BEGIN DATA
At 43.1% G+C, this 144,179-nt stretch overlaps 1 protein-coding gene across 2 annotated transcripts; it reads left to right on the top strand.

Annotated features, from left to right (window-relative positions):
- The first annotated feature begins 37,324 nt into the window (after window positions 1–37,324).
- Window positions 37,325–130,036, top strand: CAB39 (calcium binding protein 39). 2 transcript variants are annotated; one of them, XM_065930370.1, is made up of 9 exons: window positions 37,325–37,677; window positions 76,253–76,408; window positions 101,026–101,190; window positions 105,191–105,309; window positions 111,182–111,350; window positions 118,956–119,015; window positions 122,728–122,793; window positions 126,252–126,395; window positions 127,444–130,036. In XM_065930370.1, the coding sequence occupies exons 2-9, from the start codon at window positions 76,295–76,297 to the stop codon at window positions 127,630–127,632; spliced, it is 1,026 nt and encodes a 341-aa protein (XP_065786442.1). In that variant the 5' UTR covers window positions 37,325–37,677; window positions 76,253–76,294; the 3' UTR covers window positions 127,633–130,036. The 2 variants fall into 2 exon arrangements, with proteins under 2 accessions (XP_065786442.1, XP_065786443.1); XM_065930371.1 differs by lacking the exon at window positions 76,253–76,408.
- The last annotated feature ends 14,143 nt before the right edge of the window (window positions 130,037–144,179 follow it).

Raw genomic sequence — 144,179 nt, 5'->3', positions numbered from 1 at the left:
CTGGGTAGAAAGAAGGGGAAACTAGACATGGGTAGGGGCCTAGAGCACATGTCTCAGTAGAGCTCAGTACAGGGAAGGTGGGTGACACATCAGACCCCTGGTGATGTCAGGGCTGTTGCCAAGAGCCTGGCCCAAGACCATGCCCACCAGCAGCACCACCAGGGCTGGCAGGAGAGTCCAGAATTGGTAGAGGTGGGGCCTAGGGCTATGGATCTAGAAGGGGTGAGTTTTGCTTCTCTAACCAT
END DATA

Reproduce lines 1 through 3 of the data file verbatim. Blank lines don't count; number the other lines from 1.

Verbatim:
At 43.1% G+C, this 144,179-nt stretch overlaps 1 protein-coding gene across 2 annotated transcripts; it reads left to right on the top strand.

Annotated features, from left to right (window-relative positions):
- The first annotated feature begins 37,324 nt into the window (after window positions 1–37,324).